But this boldness doesn’t remove that nasty feeling that I was a target of a well-planned “hit”. Almost everybody — even the security guards at the West Visayas State University where it happened —- tells me I must have been followed, or the culprits knew exactly where I would be, at what time, and how long the car would be left unattended. It makes sense. March 18 was a public holiday, and there wasn’t supposed to be classes at the WVSU. Moreover, the school year had ended. I was just there to take the final exams in a graduate school subject.

As described by witnesses, it didn’t take more than 2 minutes. The culprit casually walked toward my parked vehicle and peered inside through the tinted window glass. He was verifying the object of the planned theft was there; he must have seen me leaving the vehicle without my knapsack bag in which I kept my laptop. Then he took out his tools and picked the door lock mechanism. Seconds later, he opened it and got the laptop bag. But then he saw a smaller bag; my Glock pistol was in it. A bonus.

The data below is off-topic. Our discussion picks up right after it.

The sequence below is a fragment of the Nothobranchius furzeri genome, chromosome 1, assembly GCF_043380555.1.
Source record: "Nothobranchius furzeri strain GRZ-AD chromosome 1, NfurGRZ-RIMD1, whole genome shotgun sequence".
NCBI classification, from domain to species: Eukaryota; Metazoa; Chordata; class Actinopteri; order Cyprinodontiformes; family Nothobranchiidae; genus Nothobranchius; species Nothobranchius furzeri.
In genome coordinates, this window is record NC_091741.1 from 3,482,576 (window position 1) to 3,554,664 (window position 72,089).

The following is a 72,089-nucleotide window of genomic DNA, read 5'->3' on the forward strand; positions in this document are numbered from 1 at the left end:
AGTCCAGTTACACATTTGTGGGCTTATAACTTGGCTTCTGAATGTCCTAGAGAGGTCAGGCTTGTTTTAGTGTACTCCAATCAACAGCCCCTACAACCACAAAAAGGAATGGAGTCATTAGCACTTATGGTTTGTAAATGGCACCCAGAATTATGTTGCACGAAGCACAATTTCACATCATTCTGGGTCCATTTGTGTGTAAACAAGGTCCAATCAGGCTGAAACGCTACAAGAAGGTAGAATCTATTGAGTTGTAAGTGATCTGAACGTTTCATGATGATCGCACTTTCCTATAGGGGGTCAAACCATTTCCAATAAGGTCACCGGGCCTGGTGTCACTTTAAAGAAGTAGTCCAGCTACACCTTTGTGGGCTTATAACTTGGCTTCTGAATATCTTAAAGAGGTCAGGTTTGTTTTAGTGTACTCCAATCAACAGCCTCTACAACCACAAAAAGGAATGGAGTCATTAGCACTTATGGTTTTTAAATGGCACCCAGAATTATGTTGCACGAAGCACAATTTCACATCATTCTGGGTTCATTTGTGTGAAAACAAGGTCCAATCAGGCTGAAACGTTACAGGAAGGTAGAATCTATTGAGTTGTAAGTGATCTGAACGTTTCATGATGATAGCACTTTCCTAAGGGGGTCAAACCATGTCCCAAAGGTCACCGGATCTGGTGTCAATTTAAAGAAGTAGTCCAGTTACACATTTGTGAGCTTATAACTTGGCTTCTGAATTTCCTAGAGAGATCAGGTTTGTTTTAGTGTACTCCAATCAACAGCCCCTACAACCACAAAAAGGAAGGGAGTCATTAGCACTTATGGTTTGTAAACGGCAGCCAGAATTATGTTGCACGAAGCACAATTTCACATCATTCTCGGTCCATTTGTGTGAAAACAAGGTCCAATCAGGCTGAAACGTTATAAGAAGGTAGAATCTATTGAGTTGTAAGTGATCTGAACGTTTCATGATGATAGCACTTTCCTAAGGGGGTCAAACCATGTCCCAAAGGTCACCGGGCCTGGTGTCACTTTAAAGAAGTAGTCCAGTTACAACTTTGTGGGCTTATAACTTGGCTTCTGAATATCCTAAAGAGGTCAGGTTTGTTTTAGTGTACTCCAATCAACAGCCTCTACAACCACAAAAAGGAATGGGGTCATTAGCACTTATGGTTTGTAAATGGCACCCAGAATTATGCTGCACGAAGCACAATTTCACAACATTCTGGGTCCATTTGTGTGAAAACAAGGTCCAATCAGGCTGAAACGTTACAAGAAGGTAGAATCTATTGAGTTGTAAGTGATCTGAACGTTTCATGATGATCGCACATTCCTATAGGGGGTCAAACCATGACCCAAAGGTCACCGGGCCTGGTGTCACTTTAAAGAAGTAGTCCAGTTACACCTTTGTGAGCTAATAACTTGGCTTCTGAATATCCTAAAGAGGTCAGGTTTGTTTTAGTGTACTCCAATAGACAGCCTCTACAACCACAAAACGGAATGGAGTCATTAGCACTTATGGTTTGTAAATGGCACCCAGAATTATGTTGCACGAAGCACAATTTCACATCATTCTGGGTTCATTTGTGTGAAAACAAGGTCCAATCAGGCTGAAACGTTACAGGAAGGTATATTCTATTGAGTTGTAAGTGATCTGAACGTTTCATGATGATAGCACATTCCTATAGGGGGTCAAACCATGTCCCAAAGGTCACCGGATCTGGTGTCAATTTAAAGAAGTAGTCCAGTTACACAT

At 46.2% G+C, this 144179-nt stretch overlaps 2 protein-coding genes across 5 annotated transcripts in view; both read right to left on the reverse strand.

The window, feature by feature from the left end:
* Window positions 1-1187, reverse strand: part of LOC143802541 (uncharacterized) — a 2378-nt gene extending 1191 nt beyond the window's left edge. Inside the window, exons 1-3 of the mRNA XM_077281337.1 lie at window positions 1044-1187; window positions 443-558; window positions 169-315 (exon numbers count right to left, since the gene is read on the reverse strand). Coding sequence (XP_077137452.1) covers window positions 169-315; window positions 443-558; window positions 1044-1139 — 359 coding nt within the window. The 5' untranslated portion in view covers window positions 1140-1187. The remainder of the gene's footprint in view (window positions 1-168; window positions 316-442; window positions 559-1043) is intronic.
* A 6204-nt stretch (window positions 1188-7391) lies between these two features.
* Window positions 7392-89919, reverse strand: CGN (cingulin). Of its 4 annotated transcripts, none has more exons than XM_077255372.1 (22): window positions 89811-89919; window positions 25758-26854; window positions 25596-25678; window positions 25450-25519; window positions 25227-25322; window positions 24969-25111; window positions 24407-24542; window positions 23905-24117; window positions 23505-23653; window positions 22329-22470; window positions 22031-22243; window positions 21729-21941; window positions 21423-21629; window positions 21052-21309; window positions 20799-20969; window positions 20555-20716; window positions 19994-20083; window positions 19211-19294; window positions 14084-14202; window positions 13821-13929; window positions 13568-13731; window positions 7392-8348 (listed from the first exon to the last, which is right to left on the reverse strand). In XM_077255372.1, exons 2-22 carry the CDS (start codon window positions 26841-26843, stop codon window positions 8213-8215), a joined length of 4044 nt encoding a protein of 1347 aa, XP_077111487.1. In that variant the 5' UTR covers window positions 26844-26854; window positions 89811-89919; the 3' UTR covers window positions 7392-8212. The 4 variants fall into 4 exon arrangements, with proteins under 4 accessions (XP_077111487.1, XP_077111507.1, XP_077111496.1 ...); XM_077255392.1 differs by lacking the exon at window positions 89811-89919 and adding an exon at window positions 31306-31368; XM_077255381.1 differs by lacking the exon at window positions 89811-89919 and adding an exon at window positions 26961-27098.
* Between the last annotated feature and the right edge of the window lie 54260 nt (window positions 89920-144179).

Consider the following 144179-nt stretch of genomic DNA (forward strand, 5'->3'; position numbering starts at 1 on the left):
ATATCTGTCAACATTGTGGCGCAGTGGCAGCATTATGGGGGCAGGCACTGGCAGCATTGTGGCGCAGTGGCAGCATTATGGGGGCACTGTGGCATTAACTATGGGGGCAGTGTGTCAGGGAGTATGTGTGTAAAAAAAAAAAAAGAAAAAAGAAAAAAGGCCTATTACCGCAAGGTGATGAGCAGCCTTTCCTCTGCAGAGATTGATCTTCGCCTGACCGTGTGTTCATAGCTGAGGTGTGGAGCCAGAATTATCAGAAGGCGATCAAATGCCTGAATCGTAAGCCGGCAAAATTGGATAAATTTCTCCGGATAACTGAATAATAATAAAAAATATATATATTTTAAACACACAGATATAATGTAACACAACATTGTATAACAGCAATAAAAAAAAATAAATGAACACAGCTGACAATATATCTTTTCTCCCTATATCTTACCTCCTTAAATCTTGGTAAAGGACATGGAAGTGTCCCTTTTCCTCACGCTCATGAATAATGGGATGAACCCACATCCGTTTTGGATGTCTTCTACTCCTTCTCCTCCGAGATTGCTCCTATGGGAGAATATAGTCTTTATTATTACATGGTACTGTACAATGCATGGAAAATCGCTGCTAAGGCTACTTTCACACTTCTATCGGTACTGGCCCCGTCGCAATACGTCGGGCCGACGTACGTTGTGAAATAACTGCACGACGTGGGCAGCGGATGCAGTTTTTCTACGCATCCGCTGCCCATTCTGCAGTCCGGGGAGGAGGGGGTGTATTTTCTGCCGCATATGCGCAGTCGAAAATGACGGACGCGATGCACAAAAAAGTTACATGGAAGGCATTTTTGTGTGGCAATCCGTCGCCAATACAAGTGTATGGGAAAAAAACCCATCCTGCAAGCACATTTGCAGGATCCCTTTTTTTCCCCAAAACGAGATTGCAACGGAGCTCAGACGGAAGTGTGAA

Now that a week has passed, I am pessimistic about the items being recovered, and the culprit, and the brains behind it, caught. But I am worried that this incident will only embolden the underworld into carrying out more crimes. The police seems helpless in cracking these cases. The reasons are many why this is so: lack of training in investigatve, inadequate logistical support, poor motivation and plain indifference about their job. This is a reason murders in broad daylight can just happen. This is a reason bank robberies take place so routinely.

I can live with the theft of these items. And whoever plotted this will not succeed in silencing my voice on issues affecting the community. But the incident should be an eye-opener for everybody to the reality that nobody is safe anymore. The only way to change that is for the police to shake things up and introduce reforms in its organization and the way it does police work.